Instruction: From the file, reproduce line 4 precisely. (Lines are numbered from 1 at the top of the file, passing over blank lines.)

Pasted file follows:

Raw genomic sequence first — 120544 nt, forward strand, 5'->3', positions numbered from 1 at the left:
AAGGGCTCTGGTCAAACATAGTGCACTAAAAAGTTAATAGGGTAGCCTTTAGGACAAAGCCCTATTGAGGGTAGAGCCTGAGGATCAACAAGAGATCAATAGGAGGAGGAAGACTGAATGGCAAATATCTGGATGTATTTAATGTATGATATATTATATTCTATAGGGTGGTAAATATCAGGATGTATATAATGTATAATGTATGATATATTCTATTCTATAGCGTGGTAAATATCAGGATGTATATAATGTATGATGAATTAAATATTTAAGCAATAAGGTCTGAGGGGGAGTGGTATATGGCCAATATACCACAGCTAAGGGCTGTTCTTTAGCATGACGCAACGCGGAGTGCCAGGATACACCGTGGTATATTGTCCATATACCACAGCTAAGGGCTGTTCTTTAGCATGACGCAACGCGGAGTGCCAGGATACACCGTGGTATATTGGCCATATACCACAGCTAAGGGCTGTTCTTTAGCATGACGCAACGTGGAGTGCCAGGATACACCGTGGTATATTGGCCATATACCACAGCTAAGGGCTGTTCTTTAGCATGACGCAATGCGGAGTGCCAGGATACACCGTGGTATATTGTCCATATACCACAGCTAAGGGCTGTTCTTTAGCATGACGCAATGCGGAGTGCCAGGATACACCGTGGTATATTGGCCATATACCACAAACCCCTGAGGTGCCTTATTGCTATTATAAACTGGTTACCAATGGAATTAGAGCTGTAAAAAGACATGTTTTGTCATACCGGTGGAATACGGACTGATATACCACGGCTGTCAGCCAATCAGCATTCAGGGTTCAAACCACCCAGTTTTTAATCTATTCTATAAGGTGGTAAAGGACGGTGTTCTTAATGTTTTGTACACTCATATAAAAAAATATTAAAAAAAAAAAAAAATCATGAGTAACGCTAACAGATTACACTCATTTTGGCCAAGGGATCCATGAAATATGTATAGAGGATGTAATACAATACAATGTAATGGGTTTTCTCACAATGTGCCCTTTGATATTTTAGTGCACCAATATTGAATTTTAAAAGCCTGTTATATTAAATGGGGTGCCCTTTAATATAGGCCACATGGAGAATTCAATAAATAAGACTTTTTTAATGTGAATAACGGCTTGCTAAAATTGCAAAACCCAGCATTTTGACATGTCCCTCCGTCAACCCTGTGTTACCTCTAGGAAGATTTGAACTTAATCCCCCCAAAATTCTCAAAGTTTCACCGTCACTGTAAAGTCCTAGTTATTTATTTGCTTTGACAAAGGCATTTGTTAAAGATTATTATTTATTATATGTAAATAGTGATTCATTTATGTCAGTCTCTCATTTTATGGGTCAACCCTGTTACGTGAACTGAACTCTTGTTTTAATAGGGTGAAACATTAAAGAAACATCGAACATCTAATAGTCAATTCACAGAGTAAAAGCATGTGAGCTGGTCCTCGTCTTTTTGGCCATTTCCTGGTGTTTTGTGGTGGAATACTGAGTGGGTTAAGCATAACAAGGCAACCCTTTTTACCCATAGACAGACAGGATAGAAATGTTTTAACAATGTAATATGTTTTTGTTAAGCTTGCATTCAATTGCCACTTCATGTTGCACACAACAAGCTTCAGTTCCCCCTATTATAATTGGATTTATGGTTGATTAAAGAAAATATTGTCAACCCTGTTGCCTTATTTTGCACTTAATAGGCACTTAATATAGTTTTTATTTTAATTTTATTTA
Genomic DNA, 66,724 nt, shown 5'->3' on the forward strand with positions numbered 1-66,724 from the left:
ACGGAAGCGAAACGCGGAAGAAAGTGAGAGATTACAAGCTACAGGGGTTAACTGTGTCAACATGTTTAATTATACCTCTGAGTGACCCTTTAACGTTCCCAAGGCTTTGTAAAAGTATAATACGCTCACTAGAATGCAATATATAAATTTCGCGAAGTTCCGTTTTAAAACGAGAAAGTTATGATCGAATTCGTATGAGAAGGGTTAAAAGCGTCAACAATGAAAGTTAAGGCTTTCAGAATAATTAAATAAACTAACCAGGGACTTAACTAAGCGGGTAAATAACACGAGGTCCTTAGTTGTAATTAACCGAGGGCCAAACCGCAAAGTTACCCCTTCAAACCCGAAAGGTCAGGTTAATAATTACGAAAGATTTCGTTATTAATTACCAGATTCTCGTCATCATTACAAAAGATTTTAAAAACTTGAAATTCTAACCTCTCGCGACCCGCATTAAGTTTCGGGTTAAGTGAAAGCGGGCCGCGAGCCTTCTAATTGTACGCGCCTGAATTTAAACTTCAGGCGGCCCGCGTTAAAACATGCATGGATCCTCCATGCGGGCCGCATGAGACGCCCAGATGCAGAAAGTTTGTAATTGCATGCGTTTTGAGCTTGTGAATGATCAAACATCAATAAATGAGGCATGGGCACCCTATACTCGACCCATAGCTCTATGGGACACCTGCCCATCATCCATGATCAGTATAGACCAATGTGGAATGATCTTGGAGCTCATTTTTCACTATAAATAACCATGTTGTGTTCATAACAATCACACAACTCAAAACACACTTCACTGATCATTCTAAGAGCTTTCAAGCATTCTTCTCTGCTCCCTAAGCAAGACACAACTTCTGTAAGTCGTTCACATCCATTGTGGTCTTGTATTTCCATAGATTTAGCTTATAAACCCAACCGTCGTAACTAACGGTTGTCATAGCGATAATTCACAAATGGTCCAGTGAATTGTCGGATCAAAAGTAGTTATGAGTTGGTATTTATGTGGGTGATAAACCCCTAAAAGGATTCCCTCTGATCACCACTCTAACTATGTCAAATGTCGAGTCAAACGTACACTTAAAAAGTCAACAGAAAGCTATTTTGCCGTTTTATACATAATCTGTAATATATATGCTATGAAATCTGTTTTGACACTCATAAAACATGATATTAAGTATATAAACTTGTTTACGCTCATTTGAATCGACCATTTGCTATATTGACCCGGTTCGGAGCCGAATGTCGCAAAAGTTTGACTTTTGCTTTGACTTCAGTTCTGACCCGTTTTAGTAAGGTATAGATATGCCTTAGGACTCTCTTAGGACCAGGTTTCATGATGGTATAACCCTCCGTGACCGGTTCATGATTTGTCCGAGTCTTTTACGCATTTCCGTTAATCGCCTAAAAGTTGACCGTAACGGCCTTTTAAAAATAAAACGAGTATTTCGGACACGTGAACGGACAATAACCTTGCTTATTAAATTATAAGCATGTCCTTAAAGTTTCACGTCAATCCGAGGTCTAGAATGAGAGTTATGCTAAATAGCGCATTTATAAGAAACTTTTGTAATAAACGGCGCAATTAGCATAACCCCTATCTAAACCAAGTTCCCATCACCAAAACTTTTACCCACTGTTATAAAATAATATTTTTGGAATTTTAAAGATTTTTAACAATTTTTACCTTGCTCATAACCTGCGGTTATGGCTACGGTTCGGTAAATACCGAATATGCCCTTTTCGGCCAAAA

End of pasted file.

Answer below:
ACGGAAGCGAAACGCGGAAGAAAGTGAGAGATTACAAGCTACAGGGGTTAACTGTGTCAACATGTTTAATTATACCTCTGAGTGACCCTTTAACGTTCCCAAGGCTTTGTAAAAGTATAATACGCTCACTAGAATGCAATATATAAATTTCGCGAAGTTCCGTTTTAAAACGAGAAAGTTATGATCGAATTCGTATGAGAAGGGTTAAAAGCGTCAACAATGAAAGTTAAGGCTTTCAGAATAATTAAATAAACTAACCAGGGACTTAACTAAGCGGGTAAATAACACGAGGTCCTTAGTTGTAATTAACCGAGGGCCAAACCGCAAAGTTACCCCTTCAAACCCGAAAGGTCAGGTTAATAATTACGAAAGATTTCGTTATTAATTACCAGATTCTCGTCATCATTACAAAAGATTTTAAAAACTTGAAATTCTAACCTCTCGCGACCCGCATTAAGTTTCGGGTTAAGTGAAAGCGGGCCGCGAGCCTTCTAATTGTACGCGCCTGAATTTAAACTTCAGGCGGCCCGCGTTAAAACATGCATGGATCCTCCATGCGGGCCGCATGAGACGCCCAGATGCAGAAAGTTTGTAATTGCATGCGTTTTGAGCTTGTGAATGATCAAACATCAATAAATGAGGCATGGGCACCCTATACTCGACCCATAGCTCTATGGGACACCTGCCCATCATCCATGATCAGTATAGACCAATGTGGAATGATCTTGGAGCTCATTTTTCACTATAAATAACCATGTTGTGTTCATAACAATCACACAACTCAAAACACACTTCACTGATCATTCTAAGAGCTTTCAAGCATTCTTCTCTGCTCCCTAAGCAAGACACAACTTCTGTAAGTCGTTCACATCCATTGTGGTCTTGTATTTCCATAGATTTAGCTTATAAACCCAACCGTCGTAACTAACGGTTGTCATAGCGATAATTCACAAATGGTCCAGTGAATTGTCGGATCAAAAGTAGTTATGAGTTGGTATTTATGTGGGTGATAAACCCCTAAAAGGATTCCCTCTGATCACCACTCTAACTATGTCAAATGTCGAGTCAAACGTACACTTAAAAAGTCAACAGAAAGCTATTTTGCCGTTTTATACATAATCTGTAATATATATGCTATGAAATCTGTTTTGACACTCATAAAACATGATATTAAGTATATAAACTTGTTTACGCTCATTTGAATCGACCATTTGCTATATTGACCCGGTTCGGAGCCGAATGTCGCAAAAGTTTGACTTTTGCTTTGACTTCAGTTCTGACCCGTTTTAGTAAGGTATAGATATGCCTTAGGACTCTCTTAGGACCAGGTTTCATGATGGTATAACCCTCCGTGACCGGTTCATGATTTGTCCGAGTCTTTTACGCATTTCCGTTAATCGCCTAAAAGTTGACCGTAACGGCCTTTTAAAAATAAAACGAGTATTTCGGACACGTGAACGGACAATAACCTTGCTTATTAAATTATAAGCATGTCCTTAAAGTTTCACGTCAATCCGAGGTCTAGAATGAGAGTTATGCTAAATAGCGCATTTATAAGAAACTTTTGTAATAAACGGCGCAATTAGCATAACCCCTATCTAAACCAAGTTCCCATCACCAAAACTTTTACCCACTGTTATAAAATAATATTTTTGGAATTTTAAAGATTTTTAACAATTTTTACCTTGCTCATAACCTGCGGTTATGGCTACGGTTCGGTAAATACCGAATATGCCCTTTTCGGCCAAAA